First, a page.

Read the full article at Accounting Today here.
Accounting firms are finding that one of the biggest new value-adds they can offer clients is big data. The variety of tools they can employ to give clients insight into their business health and performance is becoming as expansive as the data they produce.
We talked to three firms about the business intelligence solutions they are using to offer clients help with everything from bank loans to sales performance.
INSIGHTS AS INCENTIVE
Firm: Willis & Jurasek PC
No. of clients served: 15
Commencement date: December 2015
On record: Tom Jurasek, CPA staffer in CFO/controller services
Process: After discovering interactive data dashboard iDashboards at a June conference, Jurasek brought the solution to his firm, where they did the first proof of concept in September with a client, and made it more widely available in December.
That beta client was “tech-savvy, with a great database,” Jurasek explained, making them an ideal tester of iDashboards’ capabilities. The client is also in the manufacturing space, making them a helpful vanguard for the many other clients in that industry that Willis & Jurasek serve in southern Michigan.
As the firm adds more iDashboards users, the set-up becomes more streamlined. “The onboarding for new clients of ours is quicker and quicker, due to prior knowledge, and you can scale the more you do,” Jurasek noted.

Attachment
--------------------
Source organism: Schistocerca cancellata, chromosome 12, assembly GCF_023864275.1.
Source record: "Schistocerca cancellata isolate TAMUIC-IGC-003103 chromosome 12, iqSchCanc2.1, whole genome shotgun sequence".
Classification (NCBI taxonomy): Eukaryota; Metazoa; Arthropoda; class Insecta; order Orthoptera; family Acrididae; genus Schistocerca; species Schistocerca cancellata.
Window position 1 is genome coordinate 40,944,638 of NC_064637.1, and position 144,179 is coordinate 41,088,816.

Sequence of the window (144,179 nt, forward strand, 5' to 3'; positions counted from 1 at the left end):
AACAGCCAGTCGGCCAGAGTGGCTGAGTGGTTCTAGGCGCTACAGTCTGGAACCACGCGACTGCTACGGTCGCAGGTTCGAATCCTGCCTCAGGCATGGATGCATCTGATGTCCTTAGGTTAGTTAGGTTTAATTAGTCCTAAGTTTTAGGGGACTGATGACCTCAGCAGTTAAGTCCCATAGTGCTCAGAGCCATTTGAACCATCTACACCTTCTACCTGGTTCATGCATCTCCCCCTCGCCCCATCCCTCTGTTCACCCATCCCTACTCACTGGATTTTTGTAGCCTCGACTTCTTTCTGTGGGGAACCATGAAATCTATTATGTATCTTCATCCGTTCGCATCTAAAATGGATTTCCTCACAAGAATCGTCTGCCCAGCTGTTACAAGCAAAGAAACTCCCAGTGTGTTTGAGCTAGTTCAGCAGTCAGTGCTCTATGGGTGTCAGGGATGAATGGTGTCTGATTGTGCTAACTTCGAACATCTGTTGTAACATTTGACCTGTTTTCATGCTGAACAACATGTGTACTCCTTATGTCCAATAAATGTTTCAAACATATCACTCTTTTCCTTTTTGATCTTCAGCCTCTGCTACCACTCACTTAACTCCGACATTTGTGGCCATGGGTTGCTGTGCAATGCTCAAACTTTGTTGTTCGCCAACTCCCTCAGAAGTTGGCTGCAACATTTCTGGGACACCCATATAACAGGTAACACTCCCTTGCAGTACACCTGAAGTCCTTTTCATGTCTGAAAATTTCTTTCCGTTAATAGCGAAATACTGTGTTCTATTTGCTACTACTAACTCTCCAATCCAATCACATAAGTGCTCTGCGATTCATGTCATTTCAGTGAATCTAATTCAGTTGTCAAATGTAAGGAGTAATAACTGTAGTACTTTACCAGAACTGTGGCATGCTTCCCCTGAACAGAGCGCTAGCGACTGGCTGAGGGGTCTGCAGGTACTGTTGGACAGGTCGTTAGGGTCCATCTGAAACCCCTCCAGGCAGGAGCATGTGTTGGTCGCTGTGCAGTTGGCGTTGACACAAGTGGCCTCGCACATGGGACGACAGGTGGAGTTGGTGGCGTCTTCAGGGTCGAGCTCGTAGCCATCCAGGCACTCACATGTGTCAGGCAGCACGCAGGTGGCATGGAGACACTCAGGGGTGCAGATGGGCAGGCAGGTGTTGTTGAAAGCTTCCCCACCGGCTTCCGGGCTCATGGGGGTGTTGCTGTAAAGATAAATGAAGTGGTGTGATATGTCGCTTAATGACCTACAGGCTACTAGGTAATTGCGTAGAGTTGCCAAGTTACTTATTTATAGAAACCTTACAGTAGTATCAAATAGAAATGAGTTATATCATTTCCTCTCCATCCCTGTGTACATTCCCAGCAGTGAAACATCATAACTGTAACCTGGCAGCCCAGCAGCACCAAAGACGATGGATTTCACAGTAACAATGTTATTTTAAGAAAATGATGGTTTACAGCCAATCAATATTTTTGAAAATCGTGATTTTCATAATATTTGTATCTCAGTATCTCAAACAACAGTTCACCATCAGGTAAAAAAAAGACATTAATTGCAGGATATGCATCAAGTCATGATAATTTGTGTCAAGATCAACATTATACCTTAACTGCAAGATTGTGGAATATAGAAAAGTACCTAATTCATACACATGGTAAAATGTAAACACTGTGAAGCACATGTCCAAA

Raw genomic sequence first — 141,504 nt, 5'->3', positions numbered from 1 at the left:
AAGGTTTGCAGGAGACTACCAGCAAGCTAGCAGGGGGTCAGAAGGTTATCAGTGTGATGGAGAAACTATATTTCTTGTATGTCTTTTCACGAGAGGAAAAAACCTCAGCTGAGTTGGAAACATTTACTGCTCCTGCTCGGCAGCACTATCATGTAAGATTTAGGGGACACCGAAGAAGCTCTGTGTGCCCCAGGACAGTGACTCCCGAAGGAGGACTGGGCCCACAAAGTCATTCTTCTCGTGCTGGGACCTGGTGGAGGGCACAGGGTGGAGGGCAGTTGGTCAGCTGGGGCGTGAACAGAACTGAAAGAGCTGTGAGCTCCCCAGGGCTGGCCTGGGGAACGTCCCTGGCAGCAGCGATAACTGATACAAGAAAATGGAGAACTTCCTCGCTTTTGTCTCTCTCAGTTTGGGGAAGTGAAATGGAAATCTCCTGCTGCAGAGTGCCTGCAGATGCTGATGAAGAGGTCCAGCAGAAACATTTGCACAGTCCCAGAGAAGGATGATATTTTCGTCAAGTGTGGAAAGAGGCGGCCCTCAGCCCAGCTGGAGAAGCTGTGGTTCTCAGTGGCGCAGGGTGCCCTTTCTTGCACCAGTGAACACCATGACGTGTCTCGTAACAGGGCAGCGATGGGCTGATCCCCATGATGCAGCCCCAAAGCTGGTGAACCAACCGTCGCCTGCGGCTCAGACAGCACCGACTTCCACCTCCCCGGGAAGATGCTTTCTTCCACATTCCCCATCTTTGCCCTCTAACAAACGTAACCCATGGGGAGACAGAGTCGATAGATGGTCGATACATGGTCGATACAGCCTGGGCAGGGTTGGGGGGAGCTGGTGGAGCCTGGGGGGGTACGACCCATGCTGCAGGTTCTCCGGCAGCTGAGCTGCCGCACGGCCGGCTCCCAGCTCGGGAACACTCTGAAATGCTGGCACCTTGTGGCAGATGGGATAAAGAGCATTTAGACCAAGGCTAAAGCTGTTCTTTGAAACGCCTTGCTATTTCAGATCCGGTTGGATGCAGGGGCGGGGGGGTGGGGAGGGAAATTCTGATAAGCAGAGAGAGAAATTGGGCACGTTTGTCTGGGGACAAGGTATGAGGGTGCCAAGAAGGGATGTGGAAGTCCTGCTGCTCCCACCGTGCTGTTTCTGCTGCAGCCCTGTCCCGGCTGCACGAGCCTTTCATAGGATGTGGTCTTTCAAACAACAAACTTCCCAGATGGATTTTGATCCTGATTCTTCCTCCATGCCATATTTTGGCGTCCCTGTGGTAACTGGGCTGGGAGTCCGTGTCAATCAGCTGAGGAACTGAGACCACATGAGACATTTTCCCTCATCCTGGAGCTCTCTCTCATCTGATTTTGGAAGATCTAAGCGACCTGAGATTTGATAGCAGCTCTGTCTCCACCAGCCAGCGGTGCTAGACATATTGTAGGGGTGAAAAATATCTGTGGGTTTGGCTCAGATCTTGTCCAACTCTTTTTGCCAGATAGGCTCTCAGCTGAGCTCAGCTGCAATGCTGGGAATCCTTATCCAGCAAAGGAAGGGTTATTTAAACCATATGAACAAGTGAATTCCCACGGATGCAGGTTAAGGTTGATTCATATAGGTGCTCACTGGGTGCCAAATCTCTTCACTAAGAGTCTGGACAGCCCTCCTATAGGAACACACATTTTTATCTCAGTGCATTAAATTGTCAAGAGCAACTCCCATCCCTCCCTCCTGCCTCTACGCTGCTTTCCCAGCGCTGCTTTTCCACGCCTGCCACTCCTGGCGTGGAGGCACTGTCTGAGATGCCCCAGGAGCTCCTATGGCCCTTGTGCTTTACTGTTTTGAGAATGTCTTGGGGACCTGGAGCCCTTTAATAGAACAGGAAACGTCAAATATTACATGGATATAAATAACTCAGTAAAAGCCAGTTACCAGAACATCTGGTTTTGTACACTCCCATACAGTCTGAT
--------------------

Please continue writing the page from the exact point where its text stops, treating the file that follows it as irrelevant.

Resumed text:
Advantages: In January, Willis & Jurasek’s beta client started displaying iDashboards on television screens above the office bullpen where the company’s four salespeople sit. Every 30 seconds, the TVs cycle through five different dashboards displaying metrics like intake and sales, meant to motivate the sales team to improve their performance.
The biggest advantage of iDashboards is real-time information available anytime anywhere, according to Jurasek: “Everyone needs information, but they don’t need to be stuck behind a computer—it’s customizable.”
Challenges: The only downside to all that access are security concerns, with information technology departments reluctant to make iDashboards immediately available across all devices company-wide.
The firm’s beta client, for example, only has access to the solution on-site, but plans to get buy-in from their IT department within the next month. And while “the security risk is less than clicking on a [potential] virus in an e-mail,” Jurasek understands the caution.
Next steps: Once Willis & Jurasek’s beta client does have permission for mobile access, Jurasek anticipates iDashboards’ benefits will only grow.
The firm will continue bringing more clients on iDashboards, especially after tax season when they can “open the floodgates.” Jurasek expects their biggest referral source to be from clients’ peers. The firm will also be introducing the solution into new verticals beyond manufacturing, including professional services and retail.
*While it is understandable that IT departments have concerns about granting access to dashboards across all devices, they should feel confident doing so since iDashboards is as secure as the administrator configures it to be. iDashboards incorporates a named user model requiring a valid username/password to log in to the software. Users are also put into security groups that allow access to only the dashboards to which they have been granted access. Four different user roles can also be assigned to further restrict access to dashboards and administrator functionality. iDashboards is a web-based application and recommends using SSL to encrypt all data between the server and client. In addition, numerous administrative options can be configured to lock down access and functionality as required. For example, preventing users from exporting data from dashboards, preventing users from auto logging in, and setting session timeouts.